Victoria's Secret, for the first time, has introduced a collection of bras and panties specifically designed to meet the needs of women with disabilities.
The retailer announced the launch of the VS & PINK Adaptive line on Tuesday and said the merchandise is now available to customers online and in select stores nationwide.
Victoria's Secret said its adapting offering, priced at $16.50 for panties and $36.95 for bras, is available in popular styles and in a variety of sizes under both its namesake and Pink brands, including Body by Victoria and PINK's Wear Everywhere.
Among the collection's adaptive features are magnetic closures, sensory-friendly fabric, fully adjustable and convertible front straps and panties specially designed with magnetic side closures.
The retailer said it developed the collection in consultation with GAMUT Management, a consulting firm that works with and for people with disabilities.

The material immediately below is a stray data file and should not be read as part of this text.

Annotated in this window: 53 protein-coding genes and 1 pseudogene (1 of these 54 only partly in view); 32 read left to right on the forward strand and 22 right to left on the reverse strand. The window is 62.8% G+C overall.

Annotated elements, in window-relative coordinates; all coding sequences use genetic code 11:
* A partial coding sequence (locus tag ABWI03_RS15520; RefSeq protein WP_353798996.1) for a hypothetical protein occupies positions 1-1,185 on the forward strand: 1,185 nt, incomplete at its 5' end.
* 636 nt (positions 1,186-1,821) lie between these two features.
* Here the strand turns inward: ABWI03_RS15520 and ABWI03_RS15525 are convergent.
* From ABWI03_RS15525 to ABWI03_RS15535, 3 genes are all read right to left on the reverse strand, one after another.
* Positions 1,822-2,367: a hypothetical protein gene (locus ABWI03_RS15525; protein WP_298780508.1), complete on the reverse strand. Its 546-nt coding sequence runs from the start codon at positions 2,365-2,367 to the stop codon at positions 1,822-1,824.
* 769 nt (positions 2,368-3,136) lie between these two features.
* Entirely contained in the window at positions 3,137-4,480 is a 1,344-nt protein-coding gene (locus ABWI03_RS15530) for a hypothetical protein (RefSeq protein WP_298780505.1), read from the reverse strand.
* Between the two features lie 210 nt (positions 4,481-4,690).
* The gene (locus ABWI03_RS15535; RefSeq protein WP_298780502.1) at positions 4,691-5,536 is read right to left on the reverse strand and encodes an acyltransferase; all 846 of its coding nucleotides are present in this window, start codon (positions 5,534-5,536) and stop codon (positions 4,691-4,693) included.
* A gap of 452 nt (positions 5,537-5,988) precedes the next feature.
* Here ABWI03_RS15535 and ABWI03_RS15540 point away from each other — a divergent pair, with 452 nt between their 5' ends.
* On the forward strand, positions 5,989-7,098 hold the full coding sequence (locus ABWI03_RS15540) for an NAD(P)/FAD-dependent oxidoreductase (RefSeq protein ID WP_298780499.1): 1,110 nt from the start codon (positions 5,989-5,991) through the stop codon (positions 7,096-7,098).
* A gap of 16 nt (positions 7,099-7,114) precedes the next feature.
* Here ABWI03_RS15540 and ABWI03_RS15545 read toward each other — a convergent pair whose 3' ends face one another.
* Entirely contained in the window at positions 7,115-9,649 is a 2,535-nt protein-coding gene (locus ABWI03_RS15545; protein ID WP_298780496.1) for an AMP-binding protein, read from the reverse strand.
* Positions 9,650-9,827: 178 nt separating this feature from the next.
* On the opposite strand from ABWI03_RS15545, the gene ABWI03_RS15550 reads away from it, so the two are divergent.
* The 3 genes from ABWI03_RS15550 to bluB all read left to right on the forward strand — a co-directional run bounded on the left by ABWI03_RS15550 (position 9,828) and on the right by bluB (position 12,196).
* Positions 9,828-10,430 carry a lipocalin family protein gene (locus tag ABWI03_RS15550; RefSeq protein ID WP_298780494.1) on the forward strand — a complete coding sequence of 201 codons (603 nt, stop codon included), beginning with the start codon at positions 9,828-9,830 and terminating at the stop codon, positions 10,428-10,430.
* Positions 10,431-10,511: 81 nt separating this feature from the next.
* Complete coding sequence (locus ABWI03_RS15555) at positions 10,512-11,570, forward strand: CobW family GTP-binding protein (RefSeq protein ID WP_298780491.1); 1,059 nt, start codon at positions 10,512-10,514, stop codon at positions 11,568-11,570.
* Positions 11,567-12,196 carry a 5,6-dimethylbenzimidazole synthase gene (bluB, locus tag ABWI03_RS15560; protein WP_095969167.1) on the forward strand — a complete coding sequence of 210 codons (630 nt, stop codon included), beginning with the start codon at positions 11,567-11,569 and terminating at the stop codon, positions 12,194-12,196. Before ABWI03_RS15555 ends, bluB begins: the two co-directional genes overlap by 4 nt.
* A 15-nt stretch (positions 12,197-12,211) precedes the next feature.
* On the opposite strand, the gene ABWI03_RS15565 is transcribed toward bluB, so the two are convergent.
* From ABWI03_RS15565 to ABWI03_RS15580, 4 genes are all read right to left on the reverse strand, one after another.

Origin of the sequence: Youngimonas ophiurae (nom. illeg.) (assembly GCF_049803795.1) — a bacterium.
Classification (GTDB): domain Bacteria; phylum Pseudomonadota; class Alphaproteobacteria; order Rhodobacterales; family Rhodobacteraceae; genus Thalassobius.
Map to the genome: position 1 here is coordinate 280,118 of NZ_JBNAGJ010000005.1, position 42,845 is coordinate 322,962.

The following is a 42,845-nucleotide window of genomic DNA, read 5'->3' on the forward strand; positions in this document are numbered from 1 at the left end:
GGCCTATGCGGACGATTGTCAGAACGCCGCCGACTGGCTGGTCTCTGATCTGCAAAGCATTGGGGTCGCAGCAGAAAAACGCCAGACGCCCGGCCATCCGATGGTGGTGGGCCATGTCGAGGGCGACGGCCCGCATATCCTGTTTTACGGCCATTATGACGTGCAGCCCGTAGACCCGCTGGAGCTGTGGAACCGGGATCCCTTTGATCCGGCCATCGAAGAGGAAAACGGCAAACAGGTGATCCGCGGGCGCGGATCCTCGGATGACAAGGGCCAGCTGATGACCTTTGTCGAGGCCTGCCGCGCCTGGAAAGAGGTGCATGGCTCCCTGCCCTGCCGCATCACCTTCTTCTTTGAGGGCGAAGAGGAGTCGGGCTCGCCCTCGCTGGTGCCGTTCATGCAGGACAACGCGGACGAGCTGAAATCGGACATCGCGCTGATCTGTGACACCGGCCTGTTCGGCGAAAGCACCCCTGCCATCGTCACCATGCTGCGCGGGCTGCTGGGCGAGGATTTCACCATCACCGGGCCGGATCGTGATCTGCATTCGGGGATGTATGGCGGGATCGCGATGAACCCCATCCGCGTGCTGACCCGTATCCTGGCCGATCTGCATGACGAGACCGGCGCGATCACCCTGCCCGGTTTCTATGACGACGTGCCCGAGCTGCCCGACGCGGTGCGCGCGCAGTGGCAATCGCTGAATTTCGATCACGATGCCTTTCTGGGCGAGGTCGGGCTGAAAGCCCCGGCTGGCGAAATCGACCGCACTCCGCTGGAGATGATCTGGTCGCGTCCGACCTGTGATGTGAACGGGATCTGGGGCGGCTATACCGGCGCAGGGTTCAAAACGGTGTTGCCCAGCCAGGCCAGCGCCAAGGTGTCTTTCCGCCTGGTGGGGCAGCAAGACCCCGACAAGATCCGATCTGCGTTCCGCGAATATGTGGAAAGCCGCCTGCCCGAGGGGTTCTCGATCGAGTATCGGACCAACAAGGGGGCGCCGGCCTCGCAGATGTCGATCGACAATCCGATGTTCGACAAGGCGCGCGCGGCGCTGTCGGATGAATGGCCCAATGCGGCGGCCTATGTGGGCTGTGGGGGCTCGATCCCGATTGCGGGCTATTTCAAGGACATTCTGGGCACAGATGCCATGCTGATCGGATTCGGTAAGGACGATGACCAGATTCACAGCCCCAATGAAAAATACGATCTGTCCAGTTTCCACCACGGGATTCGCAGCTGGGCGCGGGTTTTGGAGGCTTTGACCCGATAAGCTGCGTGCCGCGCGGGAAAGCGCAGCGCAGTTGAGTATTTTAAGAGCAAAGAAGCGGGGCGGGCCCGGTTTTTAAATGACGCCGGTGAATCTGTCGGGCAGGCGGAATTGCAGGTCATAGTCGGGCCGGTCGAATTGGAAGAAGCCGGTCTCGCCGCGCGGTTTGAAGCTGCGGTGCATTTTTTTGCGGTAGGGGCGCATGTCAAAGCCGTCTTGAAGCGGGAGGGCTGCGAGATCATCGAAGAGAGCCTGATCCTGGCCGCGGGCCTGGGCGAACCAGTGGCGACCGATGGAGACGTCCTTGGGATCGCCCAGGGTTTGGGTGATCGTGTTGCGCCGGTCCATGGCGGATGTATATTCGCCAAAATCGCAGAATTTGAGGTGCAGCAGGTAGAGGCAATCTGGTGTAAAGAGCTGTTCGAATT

The move by Victoria's Secret is the latest example of mainstream brands and retailers - and not only niche sellers - catering to differently-abled consumers.
Up to one in four adults in the United States has some type of disability, such as mobility vision, hearing and self-care challenges, according to the Centers for Disease Control and Prevention.
Several brands have stepped up.
Zappos in 2020 told its customers it would start selling single shoes and mixed-size pairs to people with disabilities and specific health conditions. For the 2021 back-to-school shopping season, JCPenney launched its Thereabouts children's clothing brand that incorporated adaptive features such as easy-access openings, sensory-friendly seaming and no tags. In 2022, Kohl's rolled out adaptive apparel options for adults in three of its most popular private-label brands.
"Consumer demand has been the driving force behind the movement towards inclusivity and adaptable clothing," Kristen Classi-Zummo, apparel industry analyst at Circana, said in a comment to CNN. "Notably, the children's and intimate apparel markets have led this charge and set a high standard for the broader apparel sector, leading the way in this crucial movement."